One Day Challenge

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What is it?

Do a one day rapid prototype.

Why is it useful?

Pending a lot of time in an ‘idea’ based process which can become unproductive.The benefit is to test out an idea as quickly as possible and only rely on the planning stage in the bare minimum.

How do I use it?

A team, group of people, or person has to be very motivated to do the one-day challenge and come up with the solution. Therefore this method does not suit everyone or all institutions, because some large companies can’t move fast – e.g. it will take a day to decide to do the one-day challenge.

With the idea / brief available at the start of the day the aim is to have prototyped a solution by the end. This happens by using agile methods to scope high impact aspects of the project, and then rapid prototype them with models or rough materials.

Inspired by:

Our commitment to you:

1. We have your requirement in our inbox at 9am with an agreed price.
2. We assemble a prototype of your request immediately.
3. By the end of the day you’ll have a prototype which you can start using, and this becomes the basis of your new product.

This is good because:

1. We don’t waste time writing elaborate specification documents which take days and are never accurate.
2. You can more easily see what you do and don’t want when you have something tangible.
3. We’re all on the same page with your requirements since we can see what you’re talking about.
4. We prove ourselves to you as smart, fast, agile and competent.
5. Changing a system is easy. Trying to imagine a requirement is hard.

Rapid Prototyping

The old method of developing applications and web sites involved a scoping meeting with all the developers, designers, DBA, team lead and client stake holders.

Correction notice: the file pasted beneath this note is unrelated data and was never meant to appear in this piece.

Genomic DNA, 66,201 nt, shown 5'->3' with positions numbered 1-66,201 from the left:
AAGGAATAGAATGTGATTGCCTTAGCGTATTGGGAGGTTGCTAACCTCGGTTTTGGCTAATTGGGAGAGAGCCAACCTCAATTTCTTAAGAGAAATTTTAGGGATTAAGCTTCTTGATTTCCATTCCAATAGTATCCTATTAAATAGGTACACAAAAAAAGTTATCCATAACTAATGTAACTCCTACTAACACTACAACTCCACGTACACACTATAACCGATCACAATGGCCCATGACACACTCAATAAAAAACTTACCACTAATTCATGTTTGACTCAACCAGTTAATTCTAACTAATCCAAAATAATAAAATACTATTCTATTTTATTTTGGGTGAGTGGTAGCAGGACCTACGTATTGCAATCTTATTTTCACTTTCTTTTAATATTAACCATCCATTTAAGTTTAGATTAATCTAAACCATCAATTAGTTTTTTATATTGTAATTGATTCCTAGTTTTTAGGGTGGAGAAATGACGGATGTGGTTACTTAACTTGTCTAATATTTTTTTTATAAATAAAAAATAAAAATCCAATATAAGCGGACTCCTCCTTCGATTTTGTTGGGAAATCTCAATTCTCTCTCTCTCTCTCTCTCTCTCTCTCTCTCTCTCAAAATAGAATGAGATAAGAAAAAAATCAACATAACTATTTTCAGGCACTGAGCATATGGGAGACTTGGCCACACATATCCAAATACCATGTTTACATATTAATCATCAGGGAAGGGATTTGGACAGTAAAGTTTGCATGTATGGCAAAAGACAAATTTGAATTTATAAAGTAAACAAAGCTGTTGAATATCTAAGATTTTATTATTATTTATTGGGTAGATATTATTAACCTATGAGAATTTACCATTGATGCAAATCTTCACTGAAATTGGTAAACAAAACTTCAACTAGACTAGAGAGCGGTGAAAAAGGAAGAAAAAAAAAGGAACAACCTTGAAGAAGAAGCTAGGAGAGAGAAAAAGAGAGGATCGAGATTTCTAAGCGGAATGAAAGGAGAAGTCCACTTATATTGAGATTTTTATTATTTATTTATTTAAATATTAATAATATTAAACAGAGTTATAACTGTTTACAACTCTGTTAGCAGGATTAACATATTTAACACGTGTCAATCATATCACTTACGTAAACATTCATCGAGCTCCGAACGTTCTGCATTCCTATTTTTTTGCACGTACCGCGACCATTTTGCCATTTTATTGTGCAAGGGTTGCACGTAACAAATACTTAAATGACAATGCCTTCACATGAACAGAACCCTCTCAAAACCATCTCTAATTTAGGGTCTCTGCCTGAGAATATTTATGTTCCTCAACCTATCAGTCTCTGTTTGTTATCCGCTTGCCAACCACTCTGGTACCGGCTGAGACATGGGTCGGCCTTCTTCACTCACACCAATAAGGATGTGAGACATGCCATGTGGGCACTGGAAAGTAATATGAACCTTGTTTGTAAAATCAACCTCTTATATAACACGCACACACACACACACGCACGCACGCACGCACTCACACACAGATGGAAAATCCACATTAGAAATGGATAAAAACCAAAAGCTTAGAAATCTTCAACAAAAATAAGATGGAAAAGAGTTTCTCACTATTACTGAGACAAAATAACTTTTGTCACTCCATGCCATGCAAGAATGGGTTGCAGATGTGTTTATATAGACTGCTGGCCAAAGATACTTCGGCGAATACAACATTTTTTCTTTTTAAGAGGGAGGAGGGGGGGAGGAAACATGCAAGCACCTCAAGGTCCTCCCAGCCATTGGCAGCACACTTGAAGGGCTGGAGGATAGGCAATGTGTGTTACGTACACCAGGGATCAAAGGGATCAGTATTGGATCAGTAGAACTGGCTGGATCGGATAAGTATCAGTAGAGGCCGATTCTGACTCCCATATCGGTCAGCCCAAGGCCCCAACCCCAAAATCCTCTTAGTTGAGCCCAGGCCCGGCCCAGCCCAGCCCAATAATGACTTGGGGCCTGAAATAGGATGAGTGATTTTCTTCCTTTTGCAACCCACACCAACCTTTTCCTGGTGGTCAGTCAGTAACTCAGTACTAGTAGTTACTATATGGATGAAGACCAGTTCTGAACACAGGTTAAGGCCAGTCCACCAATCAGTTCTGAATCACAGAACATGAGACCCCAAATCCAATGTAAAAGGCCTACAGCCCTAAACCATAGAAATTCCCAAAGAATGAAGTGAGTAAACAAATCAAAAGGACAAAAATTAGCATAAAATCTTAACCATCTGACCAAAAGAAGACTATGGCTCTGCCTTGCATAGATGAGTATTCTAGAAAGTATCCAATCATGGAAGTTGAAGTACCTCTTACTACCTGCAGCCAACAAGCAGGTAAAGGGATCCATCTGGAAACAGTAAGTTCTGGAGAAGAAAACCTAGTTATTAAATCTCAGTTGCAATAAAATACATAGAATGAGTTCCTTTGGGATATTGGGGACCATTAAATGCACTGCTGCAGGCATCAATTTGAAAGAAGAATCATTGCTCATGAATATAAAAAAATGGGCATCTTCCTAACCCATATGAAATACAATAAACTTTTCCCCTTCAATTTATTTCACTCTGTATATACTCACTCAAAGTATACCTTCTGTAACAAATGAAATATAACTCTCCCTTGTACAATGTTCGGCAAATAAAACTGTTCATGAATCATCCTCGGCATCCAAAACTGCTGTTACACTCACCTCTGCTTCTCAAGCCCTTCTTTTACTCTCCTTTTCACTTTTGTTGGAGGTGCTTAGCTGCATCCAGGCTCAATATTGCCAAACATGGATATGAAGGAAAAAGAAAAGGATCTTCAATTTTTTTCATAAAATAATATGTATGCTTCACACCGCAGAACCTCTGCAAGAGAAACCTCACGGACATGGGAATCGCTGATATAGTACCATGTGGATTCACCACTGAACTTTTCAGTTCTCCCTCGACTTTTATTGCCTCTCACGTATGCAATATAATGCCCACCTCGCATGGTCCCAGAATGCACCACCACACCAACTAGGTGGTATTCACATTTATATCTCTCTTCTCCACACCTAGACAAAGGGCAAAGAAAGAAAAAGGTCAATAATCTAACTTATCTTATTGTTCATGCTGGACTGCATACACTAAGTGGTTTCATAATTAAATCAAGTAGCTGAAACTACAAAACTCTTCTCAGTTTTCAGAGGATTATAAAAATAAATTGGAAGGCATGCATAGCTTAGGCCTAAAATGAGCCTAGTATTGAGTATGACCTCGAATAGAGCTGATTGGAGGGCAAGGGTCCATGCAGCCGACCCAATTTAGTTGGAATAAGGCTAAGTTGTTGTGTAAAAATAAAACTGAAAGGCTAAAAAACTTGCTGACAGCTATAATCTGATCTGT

They would discuss the entire project and attempt to anticipate every requirement, function, detail, error and user interaction across the whole development process, months in advance.

This involves great speculation and imagination. Businesses change, requirements shift, stake holders leave, budgets run out, new features arise. In essence things change. This is a function of life.

Our approach is different. We don’t even bother sitting down and trying to scope all this out. We can work this way because our development process is extremely agile.

Change for us is easy, but getting the client to sign of a specification is hard, and rightly so since it becomes project gospel.

So we discard the psychologically challenging step of writing and signing off a spec by simply diving in and putting together an application we think you’ll want. We’ll spend a day, maximum.

Then we get your feedback and you can tell us what to change, add or remove. Our understanding becomes more attuned to what you are imagining, which is always the hardest part of any development project.

The requirement is complete when the application is finished

So the project evolves more naturally based on an immediate feedback-change-deploy loop. This also greatly increases project transparency so you always know how your application is progressing and if it will be ready in time.”